As far as drive space goes, at work, I've got a MBP with a 320 GB drive, with about 115 GB used, backing up with Time Machine to an always-on 500 GB external drive that's about 2/3rds full now, with backups going back to the start of the year. Previously, I had backups going back about a year and a half on the same drive, connected to my previous workstation, but I cannibalized most of those when my machine got replaced (I kept a few "key" backups of the older system around, freed up most of the drive for the new system to use). On one hand, the minimum space you need for Time Machine is, "a size equal to the amount of space you're actually using on your drive, plus some more", because otherwise Time Machine can't do anything useful. But you'll be happier with something more like "3 to 5 times what you're actually using", so, say a 300-500 GB drive if you're currently using 100 GB. That'd give Time Machine lots of room for copies of things, so you'll end up with backups going much further back in time. Then again, 1 TB drives aren't that expensive these days... And if you're serious about backups, and can afford it, what I'd really like to have at home for Time Machine backups would be a RAIDed NAS box from QNAP or ReadyNAS, but they are spendy.

    The way Time Machine works, it effectively stores only changed files for each new backup, so you can keep many MANY backups on the same drive, if most of your files aren't changing most of the time (e.g. from day to day, all of Mac OS X stays the same). If you've got 50 backups on the drive, and you have some file that has only had two versions during that time (e.g. the old content, before you changed the file a few weeks ago, and the new content, since then), then Time Machine will only have two copies of that file on disk (the old one, and the new one), for all of the backups -- not two per backup, just two copies total, with one linked into (roughly) half the backups and the other copy into the other "half". Thus Time Machine can be fantastically frugal with disk space. On the other hand, if you go through one day and, say, change the capitalization of artists names in all 20 GB of your music files in iTunes one day, well then that's going to chew up 20 GB on your backup drive on the next backup to save the new versions of all those files.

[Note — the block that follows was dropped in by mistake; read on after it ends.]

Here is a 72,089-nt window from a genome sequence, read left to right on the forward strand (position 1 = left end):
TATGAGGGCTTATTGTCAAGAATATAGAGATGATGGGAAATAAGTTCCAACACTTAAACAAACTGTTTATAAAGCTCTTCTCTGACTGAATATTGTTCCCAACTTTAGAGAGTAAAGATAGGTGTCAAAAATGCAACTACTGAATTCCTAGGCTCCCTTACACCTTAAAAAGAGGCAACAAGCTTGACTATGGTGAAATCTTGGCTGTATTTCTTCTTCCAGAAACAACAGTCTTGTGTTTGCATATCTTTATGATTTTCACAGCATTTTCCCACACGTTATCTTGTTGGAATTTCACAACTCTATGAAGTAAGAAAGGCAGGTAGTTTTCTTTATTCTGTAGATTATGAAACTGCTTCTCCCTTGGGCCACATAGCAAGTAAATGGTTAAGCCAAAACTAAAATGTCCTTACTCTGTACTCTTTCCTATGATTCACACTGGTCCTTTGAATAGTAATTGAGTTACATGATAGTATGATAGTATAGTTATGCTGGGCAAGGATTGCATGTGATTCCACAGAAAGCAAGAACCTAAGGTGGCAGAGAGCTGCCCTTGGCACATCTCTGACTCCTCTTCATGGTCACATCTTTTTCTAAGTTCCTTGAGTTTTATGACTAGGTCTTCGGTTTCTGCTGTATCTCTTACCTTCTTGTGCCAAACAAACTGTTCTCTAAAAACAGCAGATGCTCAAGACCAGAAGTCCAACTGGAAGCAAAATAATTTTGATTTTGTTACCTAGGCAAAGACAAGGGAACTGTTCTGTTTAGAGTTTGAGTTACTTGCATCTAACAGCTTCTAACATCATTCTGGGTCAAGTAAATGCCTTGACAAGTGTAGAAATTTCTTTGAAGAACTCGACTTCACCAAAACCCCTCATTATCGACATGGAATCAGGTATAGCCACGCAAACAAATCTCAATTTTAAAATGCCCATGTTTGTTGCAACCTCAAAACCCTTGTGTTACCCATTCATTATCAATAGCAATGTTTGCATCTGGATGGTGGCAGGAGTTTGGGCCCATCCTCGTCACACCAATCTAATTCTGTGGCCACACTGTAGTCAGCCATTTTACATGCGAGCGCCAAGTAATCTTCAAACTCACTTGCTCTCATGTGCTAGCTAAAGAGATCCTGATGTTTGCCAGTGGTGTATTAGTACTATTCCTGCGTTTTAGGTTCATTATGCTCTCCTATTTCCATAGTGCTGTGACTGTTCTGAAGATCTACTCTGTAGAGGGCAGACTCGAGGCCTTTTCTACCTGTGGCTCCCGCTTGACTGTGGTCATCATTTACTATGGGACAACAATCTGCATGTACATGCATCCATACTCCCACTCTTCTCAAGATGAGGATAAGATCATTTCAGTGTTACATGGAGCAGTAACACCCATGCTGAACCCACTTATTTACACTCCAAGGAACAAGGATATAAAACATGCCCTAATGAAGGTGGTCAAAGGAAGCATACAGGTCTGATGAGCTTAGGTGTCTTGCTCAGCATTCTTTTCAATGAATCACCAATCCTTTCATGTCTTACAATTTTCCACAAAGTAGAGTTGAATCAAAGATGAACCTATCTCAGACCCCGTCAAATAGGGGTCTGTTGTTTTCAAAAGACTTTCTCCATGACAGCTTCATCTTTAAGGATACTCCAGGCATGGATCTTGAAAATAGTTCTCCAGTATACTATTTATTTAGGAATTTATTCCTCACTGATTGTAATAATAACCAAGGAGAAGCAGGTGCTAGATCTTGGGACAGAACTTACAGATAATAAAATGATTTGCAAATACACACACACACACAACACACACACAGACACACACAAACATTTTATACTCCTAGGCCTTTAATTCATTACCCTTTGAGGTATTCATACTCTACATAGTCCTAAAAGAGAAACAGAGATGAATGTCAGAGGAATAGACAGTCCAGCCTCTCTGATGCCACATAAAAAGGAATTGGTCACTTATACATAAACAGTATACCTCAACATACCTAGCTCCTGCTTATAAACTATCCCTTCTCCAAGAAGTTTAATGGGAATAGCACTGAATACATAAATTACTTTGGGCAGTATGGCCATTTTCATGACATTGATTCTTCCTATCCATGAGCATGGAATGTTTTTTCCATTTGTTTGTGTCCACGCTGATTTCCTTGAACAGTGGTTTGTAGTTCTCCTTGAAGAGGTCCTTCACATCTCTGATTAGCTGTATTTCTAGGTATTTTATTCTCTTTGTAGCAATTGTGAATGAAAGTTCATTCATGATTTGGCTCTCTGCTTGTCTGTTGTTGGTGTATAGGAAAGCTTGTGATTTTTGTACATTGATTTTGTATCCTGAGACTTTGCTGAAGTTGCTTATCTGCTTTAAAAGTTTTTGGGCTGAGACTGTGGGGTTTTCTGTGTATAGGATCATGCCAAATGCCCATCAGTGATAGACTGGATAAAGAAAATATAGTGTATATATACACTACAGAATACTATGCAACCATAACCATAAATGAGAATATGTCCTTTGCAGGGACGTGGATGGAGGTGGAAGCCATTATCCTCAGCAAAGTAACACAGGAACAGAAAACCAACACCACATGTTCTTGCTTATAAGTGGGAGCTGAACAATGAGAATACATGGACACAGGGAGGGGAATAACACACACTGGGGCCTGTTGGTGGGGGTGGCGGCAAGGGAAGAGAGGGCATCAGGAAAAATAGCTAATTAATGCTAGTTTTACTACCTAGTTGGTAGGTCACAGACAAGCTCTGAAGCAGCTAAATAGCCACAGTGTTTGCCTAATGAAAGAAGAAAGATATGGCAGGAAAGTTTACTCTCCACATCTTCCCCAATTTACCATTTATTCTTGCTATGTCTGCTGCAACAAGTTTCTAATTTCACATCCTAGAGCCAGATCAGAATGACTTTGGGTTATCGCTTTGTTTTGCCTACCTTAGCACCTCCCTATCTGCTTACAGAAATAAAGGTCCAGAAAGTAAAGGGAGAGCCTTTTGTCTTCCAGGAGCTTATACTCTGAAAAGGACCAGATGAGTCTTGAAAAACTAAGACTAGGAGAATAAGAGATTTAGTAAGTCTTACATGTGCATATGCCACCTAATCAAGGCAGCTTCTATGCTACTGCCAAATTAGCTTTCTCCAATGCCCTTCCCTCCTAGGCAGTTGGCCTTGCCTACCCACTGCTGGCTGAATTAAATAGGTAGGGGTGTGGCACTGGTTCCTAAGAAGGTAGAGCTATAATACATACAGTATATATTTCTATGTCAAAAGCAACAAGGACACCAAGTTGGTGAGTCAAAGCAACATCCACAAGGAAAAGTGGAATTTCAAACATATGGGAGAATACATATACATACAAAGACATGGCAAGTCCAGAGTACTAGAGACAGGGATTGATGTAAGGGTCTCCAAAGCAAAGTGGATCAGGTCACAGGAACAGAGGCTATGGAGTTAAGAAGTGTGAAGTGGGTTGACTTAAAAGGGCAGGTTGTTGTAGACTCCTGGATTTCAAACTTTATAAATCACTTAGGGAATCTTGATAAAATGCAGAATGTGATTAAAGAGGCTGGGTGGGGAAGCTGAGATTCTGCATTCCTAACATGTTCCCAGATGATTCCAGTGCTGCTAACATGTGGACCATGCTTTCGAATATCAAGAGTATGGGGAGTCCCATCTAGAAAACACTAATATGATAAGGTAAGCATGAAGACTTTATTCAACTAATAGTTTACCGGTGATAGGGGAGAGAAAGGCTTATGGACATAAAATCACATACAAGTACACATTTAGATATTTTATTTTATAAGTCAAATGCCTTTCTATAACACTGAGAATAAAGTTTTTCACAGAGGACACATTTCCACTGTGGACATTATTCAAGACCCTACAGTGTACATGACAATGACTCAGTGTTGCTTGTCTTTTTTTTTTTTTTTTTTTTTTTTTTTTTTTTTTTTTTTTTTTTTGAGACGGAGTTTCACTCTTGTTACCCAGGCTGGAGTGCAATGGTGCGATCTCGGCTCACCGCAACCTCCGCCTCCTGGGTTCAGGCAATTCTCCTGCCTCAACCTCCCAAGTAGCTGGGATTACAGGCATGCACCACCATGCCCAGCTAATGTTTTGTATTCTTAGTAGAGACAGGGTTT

11. hajime thread starter macrumors 601

    Jul 23, 2007
    Thank you very much for the detailed explanations on TM. Could you please let me know why sometime we need to partition the drive if we use SuperDuper?
  12. Pax macrumors 6502a

    Dec 12, 2003
    Thanks for all this useful info. I really do need to get into TM. Need to buy a bigger disk though.
  13. Smoothie macrumors 6502a

    Jun 23, 2007
    This is one of the most informative threads I've read. Thanks.
  14. hajime thread starter macrumors 601

    Jul 23, 2007